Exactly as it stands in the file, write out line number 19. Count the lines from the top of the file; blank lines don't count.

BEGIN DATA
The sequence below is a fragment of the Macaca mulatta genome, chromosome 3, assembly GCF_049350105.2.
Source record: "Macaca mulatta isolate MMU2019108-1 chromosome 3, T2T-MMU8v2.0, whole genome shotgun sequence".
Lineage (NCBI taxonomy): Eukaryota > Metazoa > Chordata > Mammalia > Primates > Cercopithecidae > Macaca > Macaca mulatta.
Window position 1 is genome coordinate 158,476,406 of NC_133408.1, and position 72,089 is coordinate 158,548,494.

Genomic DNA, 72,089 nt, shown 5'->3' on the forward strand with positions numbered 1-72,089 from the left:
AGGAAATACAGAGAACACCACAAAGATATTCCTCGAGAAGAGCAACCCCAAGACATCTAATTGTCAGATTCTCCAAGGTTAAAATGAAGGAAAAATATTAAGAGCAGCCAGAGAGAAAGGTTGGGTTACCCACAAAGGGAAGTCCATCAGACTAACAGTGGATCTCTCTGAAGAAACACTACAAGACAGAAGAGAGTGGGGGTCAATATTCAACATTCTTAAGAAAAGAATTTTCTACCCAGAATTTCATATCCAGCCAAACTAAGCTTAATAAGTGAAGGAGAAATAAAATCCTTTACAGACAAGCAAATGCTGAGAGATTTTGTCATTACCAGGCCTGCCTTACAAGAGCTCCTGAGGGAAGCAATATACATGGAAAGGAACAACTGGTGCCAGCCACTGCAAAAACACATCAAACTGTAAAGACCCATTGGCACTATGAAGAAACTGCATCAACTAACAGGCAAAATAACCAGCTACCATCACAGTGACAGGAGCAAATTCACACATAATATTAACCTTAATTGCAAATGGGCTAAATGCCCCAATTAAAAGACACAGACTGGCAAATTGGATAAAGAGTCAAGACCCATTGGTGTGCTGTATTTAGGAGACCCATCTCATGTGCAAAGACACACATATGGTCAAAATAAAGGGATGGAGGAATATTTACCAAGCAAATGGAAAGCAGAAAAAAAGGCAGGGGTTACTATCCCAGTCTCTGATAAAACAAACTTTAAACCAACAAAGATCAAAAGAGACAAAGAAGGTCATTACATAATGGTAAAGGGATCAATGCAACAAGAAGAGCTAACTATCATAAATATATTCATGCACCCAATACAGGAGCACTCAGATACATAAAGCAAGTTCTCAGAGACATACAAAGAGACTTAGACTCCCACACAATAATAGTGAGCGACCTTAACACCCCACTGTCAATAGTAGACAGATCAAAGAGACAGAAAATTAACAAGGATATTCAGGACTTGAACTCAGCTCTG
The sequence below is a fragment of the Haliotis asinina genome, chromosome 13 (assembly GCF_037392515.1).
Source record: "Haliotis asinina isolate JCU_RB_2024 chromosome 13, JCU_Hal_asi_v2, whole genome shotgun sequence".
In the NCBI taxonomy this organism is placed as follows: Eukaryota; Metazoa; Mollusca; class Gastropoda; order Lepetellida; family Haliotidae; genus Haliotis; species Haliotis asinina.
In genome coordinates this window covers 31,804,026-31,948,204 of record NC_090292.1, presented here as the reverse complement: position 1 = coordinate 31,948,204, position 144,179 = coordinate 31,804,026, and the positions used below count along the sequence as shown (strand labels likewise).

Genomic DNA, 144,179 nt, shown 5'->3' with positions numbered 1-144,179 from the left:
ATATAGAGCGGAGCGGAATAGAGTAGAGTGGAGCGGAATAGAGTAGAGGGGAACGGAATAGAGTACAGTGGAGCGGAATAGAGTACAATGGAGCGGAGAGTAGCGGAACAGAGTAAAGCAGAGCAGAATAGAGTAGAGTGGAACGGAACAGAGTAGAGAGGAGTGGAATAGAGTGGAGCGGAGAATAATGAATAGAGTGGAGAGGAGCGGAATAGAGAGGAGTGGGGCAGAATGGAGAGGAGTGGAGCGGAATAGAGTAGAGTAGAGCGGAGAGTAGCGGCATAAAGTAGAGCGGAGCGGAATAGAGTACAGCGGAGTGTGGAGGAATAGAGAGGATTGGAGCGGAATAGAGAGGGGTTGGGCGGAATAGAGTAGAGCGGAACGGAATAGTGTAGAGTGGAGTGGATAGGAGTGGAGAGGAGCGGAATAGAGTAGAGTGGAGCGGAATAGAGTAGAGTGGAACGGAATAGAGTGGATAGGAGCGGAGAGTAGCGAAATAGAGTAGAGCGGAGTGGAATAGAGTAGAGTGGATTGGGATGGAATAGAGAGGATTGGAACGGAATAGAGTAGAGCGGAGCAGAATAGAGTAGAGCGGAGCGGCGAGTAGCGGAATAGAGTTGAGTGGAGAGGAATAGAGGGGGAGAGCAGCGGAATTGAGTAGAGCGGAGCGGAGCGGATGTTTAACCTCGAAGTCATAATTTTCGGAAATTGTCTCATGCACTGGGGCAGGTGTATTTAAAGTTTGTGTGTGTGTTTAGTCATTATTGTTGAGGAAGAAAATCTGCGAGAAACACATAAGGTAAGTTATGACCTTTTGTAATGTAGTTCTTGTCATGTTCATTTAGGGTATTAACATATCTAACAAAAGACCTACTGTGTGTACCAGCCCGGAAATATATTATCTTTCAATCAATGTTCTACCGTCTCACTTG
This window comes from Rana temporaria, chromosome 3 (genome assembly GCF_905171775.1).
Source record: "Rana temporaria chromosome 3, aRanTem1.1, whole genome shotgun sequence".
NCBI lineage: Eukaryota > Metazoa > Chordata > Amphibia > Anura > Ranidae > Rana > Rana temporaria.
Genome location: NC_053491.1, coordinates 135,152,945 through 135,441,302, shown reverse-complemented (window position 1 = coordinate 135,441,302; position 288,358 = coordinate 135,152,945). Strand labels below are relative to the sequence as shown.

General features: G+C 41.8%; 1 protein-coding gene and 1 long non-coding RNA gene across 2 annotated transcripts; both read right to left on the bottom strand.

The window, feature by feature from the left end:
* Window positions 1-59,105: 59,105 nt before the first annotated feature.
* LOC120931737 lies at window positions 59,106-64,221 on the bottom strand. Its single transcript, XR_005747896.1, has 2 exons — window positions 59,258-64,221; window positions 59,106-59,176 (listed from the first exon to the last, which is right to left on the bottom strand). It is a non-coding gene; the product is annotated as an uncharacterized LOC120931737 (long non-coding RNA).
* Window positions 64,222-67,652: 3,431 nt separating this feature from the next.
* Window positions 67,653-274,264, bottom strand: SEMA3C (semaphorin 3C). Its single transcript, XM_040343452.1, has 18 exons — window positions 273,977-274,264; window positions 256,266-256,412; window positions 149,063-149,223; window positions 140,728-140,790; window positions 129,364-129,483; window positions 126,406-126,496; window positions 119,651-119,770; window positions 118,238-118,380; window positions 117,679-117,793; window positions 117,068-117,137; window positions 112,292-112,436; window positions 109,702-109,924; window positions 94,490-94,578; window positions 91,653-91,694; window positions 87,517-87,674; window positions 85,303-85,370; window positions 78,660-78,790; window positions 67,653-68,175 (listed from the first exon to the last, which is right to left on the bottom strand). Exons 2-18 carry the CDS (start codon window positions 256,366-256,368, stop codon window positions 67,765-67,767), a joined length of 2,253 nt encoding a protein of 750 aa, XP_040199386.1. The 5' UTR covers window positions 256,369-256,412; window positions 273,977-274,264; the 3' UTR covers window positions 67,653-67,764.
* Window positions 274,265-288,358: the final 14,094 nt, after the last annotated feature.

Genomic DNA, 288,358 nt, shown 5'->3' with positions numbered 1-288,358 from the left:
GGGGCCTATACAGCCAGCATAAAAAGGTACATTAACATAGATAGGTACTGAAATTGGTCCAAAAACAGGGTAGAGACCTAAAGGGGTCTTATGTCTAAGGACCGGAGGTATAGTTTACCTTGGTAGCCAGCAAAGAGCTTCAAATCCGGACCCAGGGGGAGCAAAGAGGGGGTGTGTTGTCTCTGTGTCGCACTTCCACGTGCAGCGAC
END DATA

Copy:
* Window positions 1-59,105: 59,105 nt before the first annotated feature.